Vitamin B12 is a nutrient that helps keep the body’s nerve and blood cells healthy and helps make DNA, the genetic material in all cells. Vitamin B12 also helps prevent a type of anemia called megaloblastic anemia that makes people tired and weak.
Two steps are required for the body to absorb vitamin B12 from food. First, hydrochloric acid in the stomach separates vitamin B12 from the protein to which vitamin B12 is attached in food. After this, vitamin B12 combines with a protein made by the stomach called intrinsic factor and is absorbed by the body. Some people have pernicious anemia, a condition in which they cannot make intrinsic factor. As a result, they have trouble absorbing vitamin B12 from all foods and dietary supplements.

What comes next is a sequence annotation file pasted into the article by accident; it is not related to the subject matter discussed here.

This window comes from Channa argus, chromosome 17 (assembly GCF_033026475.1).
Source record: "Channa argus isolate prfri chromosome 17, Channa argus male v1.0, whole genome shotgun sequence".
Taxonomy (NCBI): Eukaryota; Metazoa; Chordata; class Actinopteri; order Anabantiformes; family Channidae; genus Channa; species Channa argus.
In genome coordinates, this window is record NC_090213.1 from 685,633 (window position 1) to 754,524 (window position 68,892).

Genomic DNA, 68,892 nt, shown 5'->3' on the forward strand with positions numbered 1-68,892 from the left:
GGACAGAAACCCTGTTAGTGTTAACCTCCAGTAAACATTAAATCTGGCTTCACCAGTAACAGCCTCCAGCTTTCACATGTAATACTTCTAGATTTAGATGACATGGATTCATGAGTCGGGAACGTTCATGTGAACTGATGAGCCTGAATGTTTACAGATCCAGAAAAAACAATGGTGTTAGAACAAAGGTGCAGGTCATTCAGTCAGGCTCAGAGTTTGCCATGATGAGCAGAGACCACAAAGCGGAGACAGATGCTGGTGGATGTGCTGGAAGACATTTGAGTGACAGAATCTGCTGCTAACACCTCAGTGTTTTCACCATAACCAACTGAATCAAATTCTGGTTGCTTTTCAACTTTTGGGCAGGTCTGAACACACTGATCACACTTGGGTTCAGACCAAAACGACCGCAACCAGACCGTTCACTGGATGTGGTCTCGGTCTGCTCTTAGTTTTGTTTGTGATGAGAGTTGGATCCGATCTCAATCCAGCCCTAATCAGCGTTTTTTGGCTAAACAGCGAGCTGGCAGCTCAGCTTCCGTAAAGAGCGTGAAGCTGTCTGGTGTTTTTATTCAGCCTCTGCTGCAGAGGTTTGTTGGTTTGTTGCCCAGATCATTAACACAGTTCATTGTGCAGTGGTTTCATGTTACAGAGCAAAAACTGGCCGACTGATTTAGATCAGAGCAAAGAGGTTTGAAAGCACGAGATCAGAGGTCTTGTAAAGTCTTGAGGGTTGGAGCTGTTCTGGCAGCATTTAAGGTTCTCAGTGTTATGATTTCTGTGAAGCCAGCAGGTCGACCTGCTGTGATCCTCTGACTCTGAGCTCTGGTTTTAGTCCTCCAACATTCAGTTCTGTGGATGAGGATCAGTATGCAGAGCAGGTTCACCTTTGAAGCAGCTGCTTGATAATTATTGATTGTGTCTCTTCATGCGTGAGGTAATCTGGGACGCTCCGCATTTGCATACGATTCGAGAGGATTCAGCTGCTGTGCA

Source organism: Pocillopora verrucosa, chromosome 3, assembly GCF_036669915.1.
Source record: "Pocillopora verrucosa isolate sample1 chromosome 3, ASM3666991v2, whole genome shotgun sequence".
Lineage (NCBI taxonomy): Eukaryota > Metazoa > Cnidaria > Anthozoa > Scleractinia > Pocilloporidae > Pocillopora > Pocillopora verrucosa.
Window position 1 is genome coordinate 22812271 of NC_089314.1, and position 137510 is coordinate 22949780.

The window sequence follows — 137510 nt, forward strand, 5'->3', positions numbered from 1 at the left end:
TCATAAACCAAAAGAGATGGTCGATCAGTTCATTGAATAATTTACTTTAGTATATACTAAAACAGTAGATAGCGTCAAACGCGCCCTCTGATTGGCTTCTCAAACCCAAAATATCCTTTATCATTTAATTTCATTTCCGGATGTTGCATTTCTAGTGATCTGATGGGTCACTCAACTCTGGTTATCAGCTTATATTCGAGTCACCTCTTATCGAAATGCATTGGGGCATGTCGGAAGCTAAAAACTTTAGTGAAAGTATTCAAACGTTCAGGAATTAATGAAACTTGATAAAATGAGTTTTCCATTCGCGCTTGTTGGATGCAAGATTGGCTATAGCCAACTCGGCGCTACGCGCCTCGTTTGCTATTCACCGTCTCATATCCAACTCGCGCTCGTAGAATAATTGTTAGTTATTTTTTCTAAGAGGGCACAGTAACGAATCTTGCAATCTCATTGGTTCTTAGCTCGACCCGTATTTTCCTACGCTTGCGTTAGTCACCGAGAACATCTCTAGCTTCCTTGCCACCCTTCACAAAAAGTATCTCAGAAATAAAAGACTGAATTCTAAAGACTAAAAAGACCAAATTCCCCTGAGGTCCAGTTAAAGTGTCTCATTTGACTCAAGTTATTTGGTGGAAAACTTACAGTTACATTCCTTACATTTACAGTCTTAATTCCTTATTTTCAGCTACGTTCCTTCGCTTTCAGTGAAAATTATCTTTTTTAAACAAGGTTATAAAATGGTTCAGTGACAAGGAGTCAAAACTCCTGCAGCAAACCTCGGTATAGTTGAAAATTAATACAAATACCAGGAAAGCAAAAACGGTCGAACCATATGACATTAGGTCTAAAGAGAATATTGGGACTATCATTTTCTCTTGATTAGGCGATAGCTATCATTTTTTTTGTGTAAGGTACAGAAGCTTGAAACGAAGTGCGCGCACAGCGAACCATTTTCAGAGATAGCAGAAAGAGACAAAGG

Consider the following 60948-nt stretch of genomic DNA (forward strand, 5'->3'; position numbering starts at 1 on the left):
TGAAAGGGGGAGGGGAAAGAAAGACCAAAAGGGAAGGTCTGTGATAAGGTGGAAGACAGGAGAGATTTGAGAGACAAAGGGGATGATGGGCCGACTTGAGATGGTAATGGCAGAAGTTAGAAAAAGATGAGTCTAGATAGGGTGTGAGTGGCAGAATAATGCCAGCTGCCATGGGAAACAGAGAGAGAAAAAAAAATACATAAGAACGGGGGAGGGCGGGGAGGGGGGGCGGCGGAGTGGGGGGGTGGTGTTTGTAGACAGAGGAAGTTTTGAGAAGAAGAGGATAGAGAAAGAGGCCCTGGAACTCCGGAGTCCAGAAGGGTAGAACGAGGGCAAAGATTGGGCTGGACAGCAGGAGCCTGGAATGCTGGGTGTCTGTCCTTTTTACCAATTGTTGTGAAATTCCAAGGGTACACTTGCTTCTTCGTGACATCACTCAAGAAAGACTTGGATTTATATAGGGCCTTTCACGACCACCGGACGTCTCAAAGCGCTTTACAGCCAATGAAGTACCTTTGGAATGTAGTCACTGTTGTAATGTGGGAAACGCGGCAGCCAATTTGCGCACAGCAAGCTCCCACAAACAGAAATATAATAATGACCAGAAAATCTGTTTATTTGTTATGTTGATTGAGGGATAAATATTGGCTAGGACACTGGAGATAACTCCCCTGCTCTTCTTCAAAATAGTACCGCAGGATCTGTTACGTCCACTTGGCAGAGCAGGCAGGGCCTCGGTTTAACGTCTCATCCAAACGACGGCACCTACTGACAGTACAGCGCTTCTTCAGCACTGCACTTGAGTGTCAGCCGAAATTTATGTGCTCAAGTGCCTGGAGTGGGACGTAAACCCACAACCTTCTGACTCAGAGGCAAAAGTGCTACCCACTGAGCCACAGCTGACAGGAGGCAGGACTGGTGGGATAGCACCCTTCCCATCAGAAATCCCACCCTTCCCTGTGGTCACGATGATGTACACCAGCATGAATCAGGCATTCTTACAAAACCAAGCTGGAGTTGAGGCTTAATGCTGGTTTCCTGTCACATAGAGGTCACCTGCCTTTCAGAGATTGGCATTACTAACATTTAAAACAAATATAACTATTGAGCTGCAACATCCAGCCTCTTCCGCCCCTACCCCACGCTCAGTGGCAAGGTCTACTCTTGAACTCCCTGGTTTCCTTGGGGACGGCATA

What foods provide vitamin B12?
Vitamin B12 is found naturally in a wide variety of animal foods and is added to some fortified foods. Plant foods have no vitamin B12 unless they are fortified. You can get recommended amounts of vitamin B12 by eating a variety of foods including the following:
Beef liver and clams, which are the best sources of vitamin B12.
Fish, meat, poultry, eggs, milk, and other dairy products, which also contain vitamin B12.
Some breakfast cereals, nutritional yeasts and other food products that are fortified with vitamin B12. To find out if vitamin B12 has been added to a food product, check the product labels.